'Not appropriate': Lawyers with Supreme Court business sent Venmo payments to former Clarence Thomas aide

'Not appropriate': Lawyers with Supreme Court business sent Venmo payments to former Clarence Thomas aide

Justice Clarence Thomas, now 75, has never been more influential on the U.S. Supreme Court — or more controversial.

During the 1990s and 2000s, Thomas' views were not typical of the High Court on the whole. The Court leaned conservative in those days, but Ronald Reagan-appointed Justices Anthony Kennedy and Sandra Day O'Connor had issues with Thomas' far-right social conservatism. So did the late Justice John Paul Stevens, appointed by Republican President Gerald R. Ford in 1975.

The Court, however, has since moved so far to the right that Thomas has way more influence than he did 20 or 30 years ago. And he has been inundated with controversy, from his wife, Ginni Thomas' efforts to overturn the 2020 presidential election results to a series of bombshell reports in ProPublica detailing the gifts he received from billionaire GOP donor Harlan Crow — and failed to report.

READ MORE: 'Stonewalling': Tensions escalate between Harlan Crow and US Senate over gifts to Clarence Thomas

Now, questions are being raised about Rajan Vasisht, a former Justice Thomas aide.

The Guardian's Stephanie Kirchgaessner, in a report published on July 12, explains, "Several lawyers who have had business before the Supreme Court, including one who successfully argued to end race-conscious admissions at universities, paid money to a top aide to Justice Clarence Thomas, according to the aide's Venmo transactions. The payments appear to have been made in connection to Thomas' 2019 Christmas party."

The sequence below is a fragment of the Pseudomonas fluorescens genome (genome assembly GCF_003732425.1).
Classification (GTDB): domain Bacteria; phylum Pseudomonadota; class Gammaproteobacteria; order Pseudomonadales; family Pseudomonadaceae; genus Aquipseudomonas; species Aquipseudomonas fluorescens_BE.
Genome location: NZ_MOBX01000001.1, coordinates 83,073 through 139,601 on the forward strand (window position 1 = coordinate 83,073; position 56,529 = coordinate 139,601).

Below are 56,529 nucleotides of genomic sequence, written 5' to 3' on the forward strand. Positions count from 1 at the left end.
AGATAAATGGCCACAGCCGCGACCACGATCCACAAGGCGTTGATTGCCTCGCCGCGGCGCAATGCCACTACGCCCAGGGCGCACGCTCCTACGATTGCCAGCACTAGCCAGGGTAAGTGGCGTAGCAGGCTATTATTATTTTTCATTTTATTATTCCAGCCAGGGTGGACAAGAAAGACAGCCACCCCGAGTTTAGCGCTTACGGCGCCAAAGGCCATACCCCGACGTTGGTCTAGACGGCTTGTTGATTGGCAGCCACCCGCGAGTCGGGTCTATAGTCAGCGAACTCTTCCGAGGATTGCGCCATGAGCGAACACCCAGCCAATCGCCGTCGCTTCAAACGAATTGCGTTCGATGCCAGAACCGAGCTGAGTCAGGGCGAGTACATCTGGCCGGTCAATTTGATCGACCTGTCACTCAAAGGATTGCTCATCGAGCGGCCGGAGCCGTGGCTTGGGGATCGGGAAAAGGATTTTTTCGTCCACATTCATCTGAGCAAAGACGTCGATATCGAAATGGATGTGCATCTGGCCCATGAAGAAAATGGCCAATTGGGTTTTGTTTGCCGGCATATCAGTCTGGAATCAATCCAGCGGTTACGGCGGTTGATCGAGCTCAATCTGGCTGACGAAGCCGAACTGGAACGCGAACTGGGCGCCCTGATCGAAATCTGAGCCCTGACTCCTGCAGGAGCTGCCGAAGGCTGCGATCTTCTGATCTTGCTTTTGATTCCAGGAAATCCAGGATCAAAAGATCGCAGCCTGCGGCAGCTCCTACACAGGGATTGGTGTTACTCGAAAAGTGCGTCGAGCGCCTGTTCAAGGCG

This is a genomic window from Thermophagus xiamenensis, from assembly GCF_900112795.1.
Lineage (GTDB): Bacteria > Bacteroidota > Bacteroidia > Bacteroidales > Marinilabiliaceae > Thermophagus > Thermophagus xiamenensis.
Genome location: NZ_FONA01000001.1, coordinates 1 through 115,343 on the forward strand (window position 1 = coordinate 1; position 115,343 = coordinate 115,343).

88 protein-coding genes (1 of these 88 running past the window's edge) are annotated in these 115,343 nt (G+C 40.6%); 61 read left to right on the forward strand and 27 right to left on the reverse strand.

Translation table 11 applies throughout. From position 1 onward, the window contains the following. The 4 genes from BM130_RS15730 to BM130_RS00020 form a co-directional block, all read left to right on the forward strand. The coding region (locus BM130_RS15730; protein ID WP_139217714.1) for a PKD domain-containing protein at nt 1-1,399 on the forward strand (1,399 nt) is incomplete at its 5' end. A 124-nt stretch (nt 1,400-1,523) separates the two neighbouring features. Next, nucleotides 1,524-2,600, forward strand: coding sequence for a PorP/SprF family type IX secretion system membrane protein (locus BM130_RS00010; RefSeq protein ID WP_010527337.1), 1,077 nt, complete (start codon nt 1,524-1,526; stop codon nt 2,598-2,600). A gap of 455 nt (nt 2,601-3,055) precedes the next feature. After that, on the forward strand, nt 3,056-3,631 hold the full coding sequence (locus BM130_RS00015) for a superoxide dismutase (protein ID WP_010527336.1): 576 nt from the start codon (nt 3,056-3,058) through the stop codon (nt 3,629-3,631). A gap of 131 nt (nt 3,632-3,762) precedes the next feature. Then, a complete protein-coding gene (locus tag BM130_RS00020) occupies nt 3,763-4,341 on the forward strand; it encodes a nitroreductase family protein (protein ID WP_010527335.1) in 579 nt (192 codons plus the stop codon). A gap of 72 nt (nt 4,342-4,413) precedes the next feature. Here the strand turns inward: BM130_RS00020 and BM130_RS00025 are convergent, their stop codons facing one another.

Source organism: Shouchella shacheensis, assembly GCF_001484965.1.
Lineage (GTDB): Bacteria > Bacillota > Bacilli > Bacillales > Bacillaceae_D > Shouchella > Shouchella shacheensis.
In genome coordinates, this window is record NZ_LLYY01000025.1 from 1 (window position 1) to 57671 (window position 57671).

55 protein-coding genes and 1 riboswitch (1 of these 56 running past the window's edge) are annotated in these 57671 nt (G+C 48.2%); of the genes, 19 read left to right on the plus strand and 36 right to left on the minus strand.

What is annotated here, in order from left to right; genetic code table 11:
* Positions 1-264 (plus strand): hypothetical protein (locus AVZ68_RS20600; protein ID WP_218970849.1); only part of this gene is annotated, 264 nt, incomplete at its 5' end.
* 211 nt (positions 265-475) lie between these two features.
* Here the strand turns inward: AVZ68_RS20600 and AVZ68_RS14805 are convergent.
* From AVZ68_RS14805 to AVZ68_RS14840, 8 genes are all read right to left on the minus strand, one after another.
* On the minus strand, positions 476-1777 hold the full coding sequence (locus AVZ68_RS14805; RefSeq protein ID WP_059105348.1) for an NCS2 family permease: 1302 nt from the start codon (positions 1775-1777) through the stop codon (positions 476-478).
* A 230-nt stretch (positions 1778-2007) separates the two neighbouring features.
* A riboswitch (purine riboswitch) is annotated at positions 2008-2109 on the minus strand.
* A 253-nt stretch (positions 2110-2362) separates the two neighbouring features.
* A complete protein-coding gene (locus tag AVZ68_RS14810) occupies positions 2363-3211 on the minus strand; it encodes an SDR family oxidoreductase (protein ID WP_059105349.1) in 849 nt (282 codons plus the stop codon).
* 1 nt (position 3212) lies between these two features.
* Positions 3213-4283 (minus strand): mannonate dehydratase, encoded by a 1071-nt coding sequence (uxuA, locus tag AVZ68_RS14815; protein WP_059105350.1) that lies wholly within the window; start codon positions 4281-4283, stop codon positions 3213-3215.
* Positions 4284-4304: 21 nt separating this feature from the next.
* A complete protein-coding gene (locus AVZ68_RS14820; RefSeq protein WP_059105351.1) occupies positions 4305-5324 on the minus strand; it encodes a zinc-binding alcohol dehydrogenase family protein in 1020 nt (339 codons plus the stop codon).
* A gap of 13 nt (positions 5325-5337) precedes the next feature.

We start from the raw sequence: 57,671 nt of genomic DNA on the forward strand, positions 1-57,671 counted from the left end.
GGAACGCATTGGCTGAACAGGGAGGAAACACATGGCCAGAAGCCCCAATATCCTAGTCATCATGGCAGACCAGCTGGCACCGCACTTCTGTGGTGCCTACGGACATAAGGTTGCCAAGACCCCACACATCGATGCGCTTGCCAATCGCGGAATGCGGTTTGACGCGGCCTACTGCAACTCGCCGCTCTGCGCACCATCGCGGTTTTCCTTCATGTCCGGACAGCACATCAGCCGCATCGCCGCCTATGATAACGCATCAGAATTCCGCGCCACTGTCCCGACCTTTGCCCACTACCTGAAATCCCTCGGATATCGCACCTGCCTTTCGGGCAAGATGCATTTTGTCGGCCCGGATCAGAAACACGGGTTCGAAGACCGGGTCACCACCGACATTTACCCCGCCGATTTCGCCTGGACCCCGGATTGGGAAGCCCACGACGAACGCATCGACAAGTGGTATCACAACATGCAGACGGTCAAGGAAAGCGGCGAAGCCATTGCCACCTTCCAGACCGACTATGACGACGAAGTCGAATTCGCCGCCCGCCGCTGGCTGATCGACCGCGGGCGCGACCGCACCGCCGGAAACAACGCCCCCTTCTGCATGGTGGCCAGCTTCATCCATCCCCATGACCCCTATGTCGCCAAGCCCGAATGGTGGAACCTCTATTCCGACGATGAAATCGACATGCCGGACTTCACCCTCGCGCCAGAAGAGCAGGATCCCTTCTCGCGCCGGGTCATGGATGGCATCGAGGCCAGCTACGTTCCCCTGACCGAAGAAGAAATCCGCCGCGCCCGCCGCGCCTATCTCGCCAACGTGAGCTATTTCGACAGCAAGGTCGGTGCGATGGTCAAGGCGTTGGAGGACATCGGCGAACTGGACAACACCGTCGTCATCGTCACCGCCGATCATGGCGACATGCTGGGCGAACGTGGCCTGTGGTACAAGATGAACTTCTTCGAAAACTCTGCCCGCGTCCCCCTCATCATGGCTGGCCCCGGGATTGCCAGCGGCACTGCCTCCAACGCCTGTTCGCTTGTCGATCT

The reporter adds, "The payments to Rajan Vasisht, who served as Thomas' aide from July 2019 to July 2021, seem to underscore the close ties between Thomas — who is embroiled in ethics scandals following a series of revelations about his relationship with a wealthy billionaire donor — and certain senior Washington lawyers who argue cases and have other business in front of the justice."

The former Thomas aide's Venmo account, according to Kirchgaessner, shows that in late 2019, he "received seven payments" from "lawyers who previously served as Thomas legal clerks."

READ MORE: Busted: Analysis reveals billionaire Clarence Thomas benefactor gave millions to dark money groups

The attorneys who made the Venmo transactions, Kirchgaessner reports, included Kate Todd (who was a White House deputy counsel under former President Donald Trump), Consovoy McCarthy (who made anti-affirmative action arguments to the Court), Elbert Lin (former West Virginia solicitor general and a major critic of environmental policies), and the late Will Consovoy.

Richard Painter, ex-chief White House ethics lawyer under President George W. Bush, believes it is "not appropriate" for former Thomas clerks to essentially send the High Court payments via Venmo.

Painter told The Guardian, "There is no excuse for it. Thomas could invite them to his Christmas party, and he could attend Christmas parties as long as they are not discussing any cases. His Christmas party should not be paid for by lawyers. A federal government employee collecting money from lawyers for any reason.… I don't see how that works."

READ MORE: Ron DeSantis wants to 'improve' the Supreme Court toward the 'gold standard' of Clarence Thomas

The Guardian's full report is available at this link.

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